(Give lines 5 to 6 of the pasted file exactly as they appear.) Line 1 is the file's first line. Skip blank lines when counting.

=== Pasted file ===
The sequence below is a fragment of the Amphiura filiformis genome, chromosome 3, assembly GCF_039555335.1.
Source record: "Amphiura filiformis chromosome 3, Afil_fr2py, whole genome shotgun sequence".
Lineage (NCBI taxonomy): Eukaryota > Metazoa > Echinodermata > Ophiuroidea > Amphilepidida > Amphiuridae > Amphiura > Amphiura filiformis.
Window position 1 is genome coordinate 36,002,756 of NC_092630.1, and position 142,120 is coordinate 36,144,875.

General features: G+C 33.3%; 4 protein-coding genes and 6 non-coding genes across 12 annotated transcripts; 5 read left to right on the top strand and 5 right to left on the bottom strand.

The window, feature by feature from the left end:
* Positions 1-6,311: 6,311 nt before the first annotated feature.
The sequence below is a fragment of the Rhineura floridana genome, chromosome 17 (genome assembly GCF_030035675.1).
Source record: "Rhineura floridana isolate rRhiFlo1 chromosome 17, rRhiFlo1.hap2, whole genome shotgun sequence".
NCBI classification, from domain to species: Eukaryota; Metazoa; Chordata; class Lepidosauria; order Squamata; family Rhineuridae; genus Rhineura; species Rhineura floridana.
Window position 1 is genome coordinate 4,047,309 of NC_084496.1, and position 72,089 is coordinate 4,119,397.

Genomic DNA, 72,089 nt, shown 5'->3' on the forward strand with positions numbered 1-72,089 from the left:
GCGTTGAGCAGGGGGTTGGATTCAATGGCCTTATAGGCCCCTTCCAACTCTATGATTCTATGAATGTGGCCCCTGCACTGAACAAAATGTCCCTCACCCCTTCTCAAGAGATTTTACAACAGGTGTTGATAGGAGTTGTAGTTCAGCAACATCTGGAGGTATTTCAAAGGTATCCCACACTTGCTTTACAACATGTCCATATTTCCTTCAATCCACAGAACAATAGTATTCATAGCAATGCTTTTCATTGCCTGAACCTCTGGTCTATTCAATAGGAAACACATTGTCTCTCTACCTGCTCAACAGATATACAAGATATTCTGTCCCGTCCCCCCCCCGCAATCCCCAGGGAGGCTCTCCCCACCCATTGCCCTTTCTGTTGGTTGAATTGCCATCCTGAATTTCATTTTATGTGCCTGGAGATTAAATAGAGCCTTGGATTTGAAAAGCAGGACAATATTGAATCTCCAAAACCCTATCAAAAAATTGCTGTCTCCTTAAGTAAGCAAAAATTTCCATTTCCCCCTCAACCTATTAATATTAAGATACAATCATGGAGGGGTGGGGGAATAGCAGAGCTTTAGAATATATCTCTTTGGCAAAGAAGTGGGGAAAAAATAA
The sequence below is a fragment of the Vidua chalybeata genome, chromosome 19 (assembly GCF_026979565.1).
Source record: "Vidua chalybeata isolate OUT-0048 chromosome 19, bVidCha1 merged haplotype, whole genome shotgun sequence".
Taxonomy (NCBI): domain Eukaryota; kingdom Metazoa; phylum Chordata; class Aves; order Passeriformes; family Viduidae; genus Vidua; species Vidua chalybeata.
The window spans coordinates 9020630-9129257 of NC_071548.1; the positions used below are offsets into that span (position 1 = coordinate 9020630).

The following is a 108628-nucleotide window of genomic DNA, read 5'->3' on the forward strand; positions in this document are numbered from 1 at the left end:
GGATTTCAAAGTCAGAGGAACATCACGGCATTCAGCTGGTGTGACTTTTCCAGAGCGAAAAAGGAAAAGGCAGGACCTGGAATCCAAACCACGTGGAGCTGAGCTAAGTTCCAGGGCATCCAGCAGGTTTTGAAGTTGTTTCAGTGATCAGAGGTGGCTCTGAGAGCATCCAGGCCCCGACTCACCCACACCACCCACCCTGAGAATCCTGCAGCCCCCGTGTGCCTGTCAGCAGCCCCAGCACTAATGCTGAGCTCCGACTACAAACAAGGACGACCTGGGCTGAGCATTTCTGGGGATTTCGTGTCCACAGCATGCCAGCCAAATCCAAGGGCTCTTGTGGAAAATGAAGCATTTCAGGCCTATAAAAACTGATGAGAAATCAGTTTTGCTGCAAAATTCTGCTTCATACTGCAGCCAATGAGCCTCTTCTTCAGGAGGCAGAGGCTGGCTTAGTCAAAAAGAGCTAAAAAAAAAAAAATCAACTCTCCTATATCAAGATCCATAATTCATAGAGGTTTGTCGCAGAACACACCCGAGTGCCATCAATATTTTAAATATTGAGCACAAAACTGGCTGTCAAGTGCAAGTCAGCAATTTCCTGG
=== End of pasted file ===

General features: G+C 33.3%; 4 protein-coding genes and 6 non-coding genes across 12 annotated transcripts; 5 read left to right on the top strand and 5 right to left on the bottom strand.

The window, feature by feature from the left end: